bundesliga.com remembers the five best Klassikers of all time.
5) Borussia Dortmund 4-4 Bayern Munich - MD 32, 1982/83
Ah, the 80s… a decade that will forever be remembered for techno-pop music, paranormal activity in Hawkins, Indiana, and some epic football scraps. When Dortmund hosted Bayern in the 1982/83 season, a high-scoring unfolded that swiftly went down in Bundesliga folklore. Dieter Hoeneß opened the scoring for the visitors early on, only for Marcel Raducanu to level things before the break with a free-kick.
In the second half, Bayern took the lead again through Udo Horsmann, but Raducanu was having none of it and made it 2-2 in the 62nd minute. Klaus Augenthaler put Bayern in front once more shortly afterwards, and the Bavarians stepped on the gas with two clear opportunities in succession. Defender Lothar Huber cleared a powerful shot right on the goal line before goalkeeper Eike Immel denied the visitors from close range.
Watch: Highlights of this instant classic
Then came three minutes of absolute madness. Manfred Burgsmüller equalised again in the 79th minute before Erdal Keser recovered the ball in Bayern’s half, pushed through their defence and put the hosts in front for the first time. It was the 81st minute and Dortmund looked to have turned the tide, but Karl-Heinz Rummenigge still had something to say on the matter just seconds later. Bayern’s then-striker and current CEO took advantage of a poor clearance in the box to round off the scoring at 4-4.
4) Borussia Dortmund 1-0 Bayern Munich - MD30, 2011/12
The boiling point that thrust Der Klassiker into the spotlight for many football fans across the globe came during Jürgen Klopp’s reign at Dortmund. Under the charismatic coach’s “heavy metal football” philosophy, die Schwarzgelben set the Bundesliga alight with a squad that mixed homegrown talent and exotic signings that had previously flown under the radar. They had won the club’s fourth Bundesliga title in the 2010/11 season and, with five games to go in the 2011/12 campaign, Dortmund were leading the standings again - three points ahead of Bayern.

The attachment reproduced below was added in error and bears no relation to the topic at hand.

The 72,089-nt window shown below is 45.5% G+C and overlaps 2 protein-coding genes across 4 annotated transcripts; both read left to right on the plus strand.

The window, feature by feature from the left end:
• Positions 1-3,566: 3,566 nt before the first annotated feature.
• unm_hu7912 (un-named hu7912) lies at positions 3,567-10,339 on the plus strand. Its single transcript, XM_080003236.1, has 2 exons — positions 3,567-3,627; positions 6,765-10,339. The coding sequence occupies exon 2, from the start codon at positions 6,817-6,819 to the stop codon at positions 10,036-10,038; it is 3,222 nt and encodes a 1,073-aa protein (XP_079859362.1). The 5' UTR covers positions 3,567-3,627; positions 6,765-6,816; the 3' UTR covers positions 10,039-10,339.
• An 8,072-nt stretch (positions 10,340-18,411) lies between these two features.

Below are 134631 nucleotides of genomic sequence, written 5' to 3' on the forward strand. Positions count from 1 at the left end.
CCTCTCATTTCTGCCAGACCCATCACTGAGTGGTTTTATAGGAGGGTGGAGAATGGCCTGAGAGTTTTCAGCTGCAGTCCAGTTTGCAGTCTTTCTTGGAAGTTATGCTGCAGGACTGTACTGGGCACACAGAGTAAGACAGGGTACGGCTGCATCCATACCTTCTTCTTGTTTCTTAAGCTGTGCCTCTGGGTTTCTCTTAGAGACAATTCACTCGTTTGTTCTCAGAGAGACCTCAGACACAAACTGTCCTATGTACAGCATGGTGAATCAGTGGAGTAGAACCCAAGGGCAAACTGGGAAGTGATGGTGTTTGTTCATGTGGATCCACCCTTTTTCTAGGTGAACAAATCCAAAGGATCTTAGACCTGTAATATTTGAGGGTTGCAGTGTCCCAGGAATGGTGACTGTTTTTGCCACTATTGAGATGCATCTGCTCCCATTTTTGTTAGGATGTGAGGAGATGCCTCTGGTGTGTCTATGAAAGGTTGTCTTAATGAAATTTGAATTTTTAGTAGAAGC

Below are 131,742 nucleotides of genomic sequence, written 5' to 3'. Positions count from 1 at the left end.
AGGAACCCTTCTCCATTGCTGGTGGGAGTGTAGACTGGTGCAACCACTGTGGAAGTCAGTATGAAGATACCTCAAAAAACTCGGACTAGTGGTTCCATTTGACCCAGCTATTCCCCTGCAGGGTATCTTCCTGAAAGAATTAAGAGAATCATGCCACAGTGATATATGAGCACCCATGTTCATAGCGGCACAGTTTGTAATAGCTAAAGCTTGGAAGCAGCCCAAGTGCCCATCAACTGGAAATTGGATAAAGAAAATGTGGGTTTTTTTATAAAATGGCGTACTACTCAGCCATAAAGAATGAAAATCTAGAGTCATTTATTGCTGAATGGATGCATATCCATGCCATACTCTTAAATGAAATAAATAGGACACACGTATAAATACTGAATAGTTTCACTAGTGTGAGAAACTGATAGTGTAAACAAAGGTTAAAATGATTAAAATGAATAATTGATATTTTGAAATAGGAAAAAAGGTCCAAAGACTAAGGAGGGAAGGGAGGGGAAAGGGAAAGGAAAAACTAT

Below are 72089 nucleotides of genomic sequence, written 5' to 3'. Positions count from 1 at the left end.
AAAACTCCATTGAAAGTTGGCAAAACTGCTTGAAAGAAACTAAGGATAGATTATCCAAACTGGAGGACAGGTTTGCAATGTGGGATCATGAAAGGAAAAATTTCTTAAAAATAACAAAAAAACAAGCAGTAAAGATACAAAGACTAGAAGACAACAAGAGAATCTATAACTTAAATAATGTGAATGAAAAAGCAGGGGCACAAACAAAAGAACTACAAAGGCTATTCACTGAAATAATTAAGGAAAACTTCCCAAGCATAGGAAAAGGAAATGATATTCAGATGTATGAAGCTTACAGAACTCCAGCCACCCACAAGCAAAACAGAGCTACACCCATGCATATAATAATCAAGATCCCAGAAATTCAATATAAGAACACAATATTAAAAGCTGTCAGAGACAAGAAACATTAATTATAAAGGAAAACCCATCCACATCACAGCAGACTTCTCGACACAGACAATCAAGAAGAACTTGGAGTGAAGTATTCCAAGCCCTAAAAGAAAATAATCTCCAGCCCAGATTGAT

That year’s virtual Bundesliga final was a tense affair. Although Bayern controlled possession, Dortmund had more chances. More importantly, they could rely on the killer instinct of Robert Lewandowski, who broke the deadlock in the 77th minute after cheekily deflecting an edge-of-the-box-effort from Kevin Großkreutz with his heel. That season proved to be a special one for the Polish striker as he got into double figures for the first time in his Bundesliga career - ending the campaign with 22 league goals for the champions.
In the 86th minute, Dortmund goalkeeper Roman Weidenfeller felled Arjen Robben in the box, gifting the visitors a golden opportunity to level from the spot. Just when it seemed that Bayern would be able to prolong the title fight, though, Weidenfeller made good on his mistake and saved Robben’s penalty.
The Dutchman had another chance to equalise from open play shortly after, but when Neven Subotic inadvertently headed against his own bar, Robben skied his attempt to force home a close-range rebound. In the end, an ecstatic Dortmund squad celebrated with their fans what surely felt like their second Bundesliga title on the bounce - a sensation that became reality only two matchdays later.
3) Bayern Munich 2-1 Borussia Dortmund - MD10, 2014/15
While our last entry was certainly a dark day for Bayern and Robben especially, the former Chelsea and Real Madrid winger eventually found redemption during Pep Guardiola's second season in Munich. With the Bavarians leading the standings, Dortmund were looking to turn around a campaign that was not boding well given they had only seven points after nine games. Klopp’s men needed to make a statement at the Allianz Arena, and the visitors did give their fans a glimmer of hope in the first half.
Although Bayern were the more dominant side, it was Marco Reus who opened the scoring for Dortmund after heading a cross from Pierre-Emerick Aubameyang past Bayern keeper Manuel Neuer. After the break, however, Weidenfeller was tested like never before, saving shot after shot from Bayern. The hosts eventually capitalised through Lewandowski - who had just made the switch from Dortmund to Bayern that summer - when he thumped home left-footed from the edge of the area with 18 minutes left.